piece of (expletive) that ripped out my heart and killed my brother,”
Annette Recio angrily told Hernandez in open court.
Mata and Moreno were found lying near Moreno’s
Camaro; Sexton was found in a small ditch a few yards away, according
to police reports. Sexton was shot six times, apparently while trying
“Right now, I don’t think you feel any remorse for
what you did,” Sexton’s mother, Sheryl, told Hernandez quietly. “I
don’t know what any 14-year-old could say or do to make someone shoot
him six times and take his life.”
Authorities still do not know the motive for the
murders. Some speculate it was a botched robbery.
“There is nothing we can be sure of,” said
Assistant District Attorney Peter Gilman. “Some say that Ricky just
wanted to rob them of $10 or something like that, but we don’t know
for sure what the deal is.”
“STILL NO JUSTICE”
Irma Moreno was quick to say she is not satisfied
with the punishment handed down to the man who killed her son. She isn’t
even sure a life sentence would serve as justice. And she does not
think highly of the legal system.
“It sucks. We are not celebrities … we got the (expletive)
end of the deal,” Moreno said, wiping away tears. “My son is gone, the
son that I carried for nine months. The son I raised for 18 years.
“What (Hernandez) did was a very heinous crime. He
took three very beautiful boys that shouldn’t have been killed.”
Cameron County District Attorney Armando R.
Villalobos said he understands their disappointment but his office had
little evidence in the case and the witnesses either are now dead or
hiding in Mexico. There was no way to guarantee a conviction had the
case gone to trial, he said.
“The parents had their sons massacred, so there is
nothing that we can do that is ever going to change that or bring them
back,” Villalobos said. “We have no ill feelings, nothing but
understanding, for what the parents are going through.”
Hernandez and Carrera each claimed the other had
shot the teenagers, the district attorney said.
“All we really had was the Carrera family, who has
given us various stories. One day (Carrera) would tell us that Ricky
did this, and then another day he would say he wasn’t going to testify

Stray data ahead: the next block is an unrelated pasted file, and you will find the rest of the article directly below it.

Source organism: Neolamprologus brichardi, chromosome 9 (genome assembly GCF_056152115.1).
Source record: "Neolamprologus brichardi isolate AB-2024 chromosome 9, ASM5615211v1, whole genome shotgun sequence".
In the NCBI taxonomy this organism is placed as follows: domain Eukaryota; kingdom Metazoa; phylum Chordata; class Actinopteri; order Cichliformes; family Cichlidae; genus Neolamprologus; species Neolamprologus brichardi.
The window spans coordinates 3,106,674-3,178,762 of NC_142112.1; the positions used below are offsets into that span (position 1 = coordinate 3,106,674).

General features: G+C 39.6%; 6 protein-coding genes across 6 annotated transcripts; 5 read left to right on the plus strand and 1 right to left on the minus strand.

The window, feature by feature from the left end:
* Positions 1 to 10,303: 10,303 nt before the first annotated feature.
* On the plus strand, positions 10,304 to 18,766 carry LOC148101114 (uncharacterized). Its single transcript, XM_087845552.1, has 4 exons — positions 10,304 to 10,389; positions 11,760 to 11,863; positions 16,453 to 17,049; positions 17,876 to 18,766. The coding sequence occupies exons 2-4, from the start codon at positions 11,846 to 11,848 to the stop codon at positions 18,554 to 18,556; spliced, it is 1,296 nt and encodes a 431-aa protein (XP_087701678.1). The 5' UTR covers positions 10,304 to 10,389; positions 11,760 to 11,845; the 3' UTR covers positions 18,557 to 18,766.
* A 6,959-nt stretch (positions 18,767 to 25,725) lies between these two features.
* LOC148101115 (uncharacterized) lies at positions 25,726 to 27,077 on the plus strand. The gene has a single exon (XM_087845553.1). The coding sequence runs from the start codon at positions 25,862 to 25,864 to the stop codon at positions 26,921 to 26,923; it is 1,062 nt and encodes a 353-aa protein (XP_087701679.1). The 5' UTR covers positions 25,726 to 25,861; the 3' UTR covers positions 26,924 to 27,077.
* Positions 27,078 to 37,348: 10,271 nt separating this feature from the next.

against Ricky, so we had a very difficult time getting ready for this
trial,” Villalobos said.
He said his office will send information that links
Hernandez to a Mexican drug cartel to the Texas Department of Criminal
Justice in an attempt to ensure that Hernandez serves the entire term
of his sentence without parole.
Carrera, 30, plead guilty to the murders in January
2004 and received a 15-year prison sentence, in exchange for his
willingness to testify against Hernandez.
After the murders, Hernandez fled to Mexico, where
he remained for about 10 years, reportedly under the protection of the
“That is why we suspect he was able to stay in
Matamoros so long without being turned over,” Villalobos said.
Authorities received information from confidential
sources that links Hernandez with the Gulf Cartel, once headed by
Osiel Cárdenas Guillén.
Cárdenas Guillén, 43, is serving a 25-year sentence
in a U.S. federal penitentiary for conspiracy to traffic drugs, money
laundering, and threatening to assault and murder U.S. federal agents.
Although the district attorney’s office has nothing
on paper, and nothing that would stand up in court, Villalobos said he
believes that when Cárdenas Guillén was given his plea deal of 25
years, part of the agreement was that Hernandez would be turned over
to U.S. authorities.
“We have a lot of ancillary evidence as to what his
(Hernandez’s) membership was, and we are going to provide that
ancillary evidence to TDC in hopes they will classify him as a
security threat,” Villalobos said.
Should officials of the Texas Department of
Criminal Justice accept the district attorney’s paperwork, officials
could force Hernandez to serve his entire sentence with no chance for
Ricardo “Ricky” Hernandez at his trial